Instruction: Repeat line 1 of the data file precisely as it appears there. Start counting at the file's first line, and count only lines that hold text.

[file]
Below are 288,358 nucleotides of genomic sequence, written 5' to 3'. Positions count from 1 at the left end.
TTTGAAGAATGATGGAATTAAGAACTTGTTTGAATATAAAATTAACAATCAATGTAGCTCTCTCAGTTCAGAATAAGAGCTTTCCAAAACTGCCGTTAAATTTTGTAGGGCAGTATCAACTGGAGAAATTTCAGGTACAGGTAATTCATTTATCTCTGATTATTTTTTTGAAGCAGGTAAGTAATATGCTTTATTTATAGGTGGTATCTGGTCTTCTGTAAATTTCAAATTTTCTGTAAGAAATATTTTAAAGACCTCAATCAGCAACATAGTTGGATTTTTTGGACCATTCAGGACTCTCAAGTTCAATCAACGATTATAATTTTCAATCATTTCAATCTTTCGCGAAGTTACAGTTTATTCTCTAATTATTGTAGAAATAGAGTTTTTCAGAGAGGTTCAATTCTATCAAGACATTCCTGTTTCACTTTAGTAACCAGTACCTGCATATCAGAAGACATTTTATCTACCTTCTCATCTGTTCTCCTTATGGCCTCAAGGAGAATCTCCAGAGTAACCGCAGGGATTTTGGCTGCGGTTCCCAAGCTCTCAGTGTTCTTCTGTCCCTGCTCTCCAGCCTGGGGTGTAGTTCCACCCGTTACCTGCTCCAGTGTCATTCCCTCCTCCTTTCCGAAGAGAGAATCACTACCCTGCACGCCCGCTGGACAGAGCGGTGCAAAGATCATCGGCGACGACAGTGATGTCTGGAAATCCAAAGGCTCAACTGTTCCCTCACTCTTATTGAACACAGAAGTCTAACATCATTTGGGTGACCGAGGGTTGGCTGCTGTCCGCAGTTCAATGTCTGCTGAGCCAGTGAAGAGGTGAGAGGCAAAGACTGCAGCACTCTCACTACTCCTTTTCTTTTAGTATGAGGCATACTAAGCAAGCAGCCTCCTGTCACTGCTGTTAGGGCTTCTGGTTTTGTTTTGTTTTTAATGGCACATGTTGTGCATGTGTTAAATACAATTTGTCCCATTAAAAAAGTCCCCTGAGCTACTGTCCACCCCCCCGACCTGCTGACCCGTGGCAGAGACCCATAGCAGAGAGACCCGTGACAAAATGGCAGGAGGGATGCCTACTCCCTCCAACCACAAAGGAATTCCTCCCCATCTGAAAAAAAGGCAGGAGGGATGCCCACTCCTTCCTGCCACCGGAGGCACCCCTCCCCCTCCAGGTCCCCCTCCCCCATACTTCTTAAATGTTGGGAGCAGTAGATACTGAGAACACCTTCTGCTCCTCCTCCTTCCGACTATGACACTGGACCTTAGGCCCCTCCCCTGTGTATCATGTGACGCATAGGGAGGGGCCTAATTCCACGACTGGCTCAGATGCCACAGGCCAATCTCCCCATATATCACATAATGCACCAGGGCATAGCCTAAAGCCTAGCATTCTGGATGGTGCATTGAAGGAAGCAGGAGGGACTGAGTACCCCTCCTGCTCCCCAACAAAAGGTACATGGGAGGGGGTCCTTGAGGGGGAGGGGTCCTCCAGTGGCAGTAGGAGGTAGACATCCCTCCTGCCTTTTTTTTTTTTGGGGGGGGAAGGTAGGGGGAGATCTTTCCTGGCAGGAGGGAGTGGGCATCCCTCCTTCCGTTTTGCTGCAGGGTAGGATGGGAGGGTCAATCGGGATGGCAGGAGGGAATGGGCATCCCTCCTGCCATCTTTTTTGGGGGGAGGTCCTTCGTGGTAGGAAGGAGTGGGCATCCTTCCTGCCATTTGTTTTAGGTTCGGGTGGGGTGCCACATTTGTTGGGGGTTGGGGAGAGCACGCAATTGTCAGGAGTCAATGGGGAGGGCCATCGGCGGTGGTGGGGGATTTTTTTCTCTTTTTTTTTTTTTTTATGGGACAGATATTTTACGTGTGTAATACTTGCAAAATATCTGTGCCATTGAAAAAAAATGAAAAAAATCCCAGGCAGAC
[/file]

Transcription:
Below are 288,358 nucleotides of genomic sequence, written 5' to 3'. Positions count from 1 at the left end.